The summer is a great time for employers to review common pension plan administrative issues and determine if any course corrections need to be made to their qualified pension plans (“plans”) during the year. .
The following list summarizes some of the most common plan administration errors that we regularly see in our practice:
Late or unpaid minimum required distributions
Plan participants are generally required to begin Required Minimum Distributions (“RMD”) no later than April 1st following the year in which he reaches the age of 72 (or 70 and a half if the member was born before July 1, 1949) or, for members who do not hold more than 5% of the company, the date of their termination, if later. Adverse tax consequences (in the form of a 50% excise tax) for the participant may arise if an RMD is distributed late. Employers should periodically review participant records (especially age and address fields) to ensure that participant data is up-to-date and that participants start their RMD in a timely manner. Additionally, employers should document their procedures for finding missing attendees and ensure that their procedures comply with IRS and DOL guidelines.
Poor administration of scheme loans
Where a plan permits loans to participants, those loans must be issued in accordance with the terms of the plan, including any adopted loan policies and applicable IRS regulations. Failure to adhere to these loan parameters may result in negative tax consequences for participants and potential operational failures for the plan. Employers should periodically review the administration of Plan loans against the Plan terms and loan policy to ensure that all loans are properly administered and paid and to correct any errors in a timely manner.
Does not fully document difficulty breakdowns
As with loan administration, hardship distributions must comply with plan terms and applicable regulations. One of the most recent regulatory changes regarding hardship distributions, the IRS’s 2019 Hardship Final Rule, changed the rules for hardship distributions. Therefore, if your plan offers hardship distributions, it should have been amended around 2020 to reflect these final hardship regulations. Employers who offer hardship distributions through their plans should ensure that an interim amendment has been enacted in a timely manner to these regulations.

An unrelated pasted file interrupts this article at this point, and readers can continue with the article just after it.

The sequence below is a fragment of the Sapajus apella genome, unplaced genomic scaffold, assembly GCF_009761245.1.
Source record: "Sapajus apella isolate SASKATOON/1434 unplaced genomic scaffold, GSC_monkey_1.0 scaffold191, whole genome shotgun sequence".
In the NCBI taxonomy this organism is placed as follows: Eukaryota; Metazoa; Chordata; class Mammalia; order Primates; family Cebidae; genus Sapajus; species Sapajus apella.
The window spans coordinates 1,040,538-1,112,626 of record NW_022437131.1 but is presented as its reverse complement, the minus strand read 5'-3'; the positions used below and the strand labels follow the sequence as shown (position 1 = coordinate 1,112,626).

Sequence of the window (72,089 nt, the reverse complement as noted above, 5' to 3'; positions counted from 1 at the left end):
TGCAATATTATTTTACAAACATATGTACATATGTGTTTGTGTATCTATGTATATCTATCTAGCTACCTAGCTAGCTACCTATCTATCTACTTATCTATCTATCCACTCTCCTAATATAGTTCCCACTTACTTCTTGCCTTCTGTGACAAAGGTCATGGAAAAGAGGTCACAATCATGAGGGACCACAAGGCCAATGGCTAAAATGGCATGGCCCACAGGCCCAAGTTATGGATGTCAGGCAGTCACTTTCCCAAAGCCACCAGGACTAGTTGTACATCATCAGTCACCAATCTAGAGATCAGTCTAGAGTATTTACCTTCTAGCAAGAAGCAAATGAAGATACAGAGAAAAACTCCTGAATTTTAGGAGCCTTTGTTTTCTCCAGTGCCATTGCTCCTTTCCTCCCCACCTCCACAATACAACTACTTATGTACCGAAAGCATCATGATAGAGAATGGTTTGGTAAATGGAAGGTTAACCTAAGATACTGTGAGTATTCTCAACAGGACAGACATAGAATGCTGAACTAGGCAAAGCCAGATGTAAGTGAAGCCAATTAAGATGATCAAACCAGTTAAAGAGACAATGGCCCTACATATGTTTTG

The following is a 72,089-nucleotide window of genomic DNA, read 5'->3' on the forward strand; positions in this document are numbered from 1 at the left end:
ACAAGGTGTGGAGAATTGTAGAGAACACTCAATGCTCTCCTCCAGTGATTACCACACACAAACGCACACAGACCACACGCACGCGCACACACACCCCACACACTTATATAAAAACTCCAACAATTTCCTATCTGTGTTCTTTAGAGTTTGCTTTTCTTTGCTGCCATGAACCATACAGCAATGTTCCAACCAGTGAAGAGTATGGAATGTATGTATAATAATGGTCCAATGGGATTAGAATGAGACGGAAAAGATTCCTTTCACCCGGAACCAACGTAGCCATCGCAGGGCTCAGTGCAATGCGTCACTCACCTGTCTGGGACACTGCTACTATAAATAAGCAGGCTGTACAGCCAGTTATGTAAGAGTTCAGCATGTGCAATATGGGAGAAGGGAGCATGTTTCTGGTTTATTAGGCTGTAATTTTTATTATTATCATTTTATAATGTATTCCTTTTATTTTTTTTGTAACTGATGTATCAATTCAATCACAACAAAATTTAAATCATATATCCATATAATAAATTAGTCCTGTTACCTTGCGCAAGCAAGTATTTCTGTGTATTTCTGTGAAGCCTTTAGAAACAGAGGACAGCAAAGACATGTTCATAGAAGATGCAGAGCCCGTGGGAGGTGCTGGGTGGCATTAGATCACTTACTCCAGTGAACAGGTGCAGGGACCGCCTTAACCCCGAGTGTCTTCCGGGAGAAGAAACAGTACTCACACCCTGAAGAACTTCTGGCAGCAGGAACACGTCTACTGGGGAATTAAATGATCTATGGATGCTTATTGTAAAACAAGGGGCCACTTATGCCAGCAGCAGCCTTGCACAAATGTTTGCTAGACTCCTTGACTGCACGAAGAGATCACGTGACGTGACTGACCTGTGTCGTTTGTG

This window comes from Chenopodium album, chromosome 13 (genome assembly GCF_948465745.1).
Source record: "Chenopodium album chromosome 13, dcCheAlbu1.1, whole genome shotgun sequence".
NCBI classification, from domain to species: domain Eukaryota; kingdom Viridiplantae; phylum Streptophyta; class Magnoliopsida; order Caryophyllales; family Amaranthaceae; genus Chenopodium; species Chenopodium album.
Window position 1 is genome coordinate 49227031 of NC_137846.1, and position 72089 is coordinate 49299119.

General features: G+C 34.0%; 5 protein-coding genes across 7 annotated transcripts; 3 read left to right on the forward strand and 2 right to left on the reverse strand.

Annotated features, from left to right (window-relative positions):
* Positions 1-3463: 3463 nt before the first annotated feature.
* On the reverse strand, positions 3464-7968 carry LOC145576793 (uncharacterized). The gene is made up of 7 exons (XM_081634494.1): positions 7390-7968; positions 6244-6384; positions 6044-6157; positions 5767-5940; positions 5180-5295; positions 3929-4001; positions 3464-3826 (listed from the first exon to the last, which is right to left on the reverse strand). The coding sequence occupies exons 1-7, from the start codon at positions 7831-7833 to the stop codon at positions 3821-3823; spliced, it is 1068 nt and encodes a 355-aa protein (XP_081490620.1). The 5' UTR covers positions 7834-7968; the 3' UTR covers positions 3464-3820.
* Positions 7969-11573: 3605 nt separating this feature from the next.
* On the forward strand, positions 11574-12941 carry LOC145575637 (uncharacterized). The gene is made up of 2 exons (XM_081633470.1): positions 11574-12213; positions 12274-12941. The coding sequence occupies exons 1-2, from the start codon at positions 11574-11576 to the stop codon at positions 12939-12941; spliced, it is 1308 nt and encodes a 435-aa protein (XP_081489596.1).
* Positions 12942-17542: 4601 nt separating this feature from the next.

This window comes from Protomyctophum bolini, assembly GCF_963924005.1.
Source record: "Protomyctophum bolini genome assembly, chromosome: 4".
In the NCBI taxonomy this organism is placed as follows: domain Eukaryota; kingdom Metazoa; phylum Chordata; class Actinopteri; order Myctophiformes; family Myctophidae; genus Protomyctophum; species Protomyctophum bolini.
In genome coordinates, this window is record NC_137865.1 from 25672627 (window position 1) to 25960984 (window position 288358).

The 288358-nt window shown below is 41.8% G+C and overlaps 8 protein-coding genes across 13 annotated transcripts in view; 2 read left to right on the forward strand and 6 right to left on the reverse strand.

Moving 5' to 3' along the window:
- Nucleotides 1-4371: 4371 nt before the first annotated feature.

From an administrative perspective, for an approved hardship allocation request, it is recommended that the employer obtain and retain (1) documentation indicating the hardship request, review and approval, ( 2) documentation of the participant’s assertion that they do not have sufficient cash or other liquid assets to meet their financial needs, and (3) documentation demonstrating that the distribution was properly made in accordance with the applicable rules and terms of the plan and properly reported for tax purposes. Although an employer may engage the services of a Third Party Administrator (“TPA”) or Registrar to assist in processing hardship distributions, Employers should not assume that the TPA or Registrar Registries takes action consistent with these practices without confirmation from the TPA. If an employer is unsure of the practices of their TPA or caseworker regarding hardship allocation, they should review their agreements with the TPA and caseworker and determine what procedures have been implemented. In the absence of procedures similar to those suggested above, an employer may consider implementing their own internal procedures or otherwise discuss options they may have with their TPA and records manager. A hardship breakdown document may be requested in the event of an audit and if it is not available from the TPA or the employer, you may need to go back and request the information from the participant.